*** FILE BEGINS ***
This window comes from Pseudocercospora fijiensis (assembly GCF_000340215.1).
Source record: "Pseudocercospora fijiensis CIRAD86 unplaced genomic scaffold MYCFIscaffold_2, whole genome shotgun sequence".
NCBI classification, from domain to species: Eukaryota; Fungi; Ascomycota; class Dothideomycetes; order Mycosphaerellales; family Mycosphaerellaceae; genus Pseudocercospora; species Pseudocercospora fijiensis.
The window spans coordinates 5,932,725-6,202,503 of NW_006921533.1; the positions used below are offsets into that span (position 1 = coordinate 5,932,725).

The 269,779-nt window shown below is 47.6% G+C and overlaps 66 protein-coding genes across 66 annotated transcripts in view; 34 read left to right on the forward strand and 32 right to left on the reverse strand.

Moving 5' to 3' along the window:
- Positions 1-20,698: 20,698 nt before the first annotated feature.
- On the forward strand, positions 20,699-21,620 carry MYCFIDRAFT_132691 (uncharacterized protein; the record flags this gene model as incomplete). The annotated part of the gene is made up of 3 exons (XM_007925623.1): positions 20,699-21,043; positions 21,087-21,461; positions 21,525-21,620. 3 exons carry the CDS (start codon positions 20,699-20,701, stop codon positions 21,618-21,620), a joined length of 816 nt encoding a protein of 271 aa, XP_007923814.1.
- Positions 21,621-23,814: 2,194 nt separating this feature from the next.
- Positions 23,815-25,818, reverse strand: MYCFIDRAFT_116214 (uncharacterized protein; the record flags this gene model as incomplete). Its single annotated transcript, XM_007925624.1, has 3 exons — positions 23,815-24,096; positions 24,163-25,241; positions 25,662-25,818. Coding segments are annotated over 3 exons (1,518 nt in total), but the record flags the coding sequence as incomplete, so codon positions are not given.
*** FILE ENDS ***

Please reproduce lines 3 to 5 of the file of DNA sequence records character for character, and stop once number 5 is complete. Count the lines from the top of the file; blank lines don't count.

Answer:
NCBI classification, from domain to species: Eukaryota; Fungi; Ascomycota; class Dothideomycetes; order Mycosphaerellales; family Mycosphaerellaceae; genus Pseudocercospora; species Pseudocercospora fijiensis.
The window spans coordinates 5,932,725-6,202,503 of NW_006921533.1; the positions used below are offsets into that span (position 1 = coordinate 5,932,725).

The 269,779-nt window shown below is 47.6% G+C and overlaps 66 protein-coding genes across 66 annotated transcripts in view; 34 read left to right on the forward strand and 32 right to left on the reverse strand.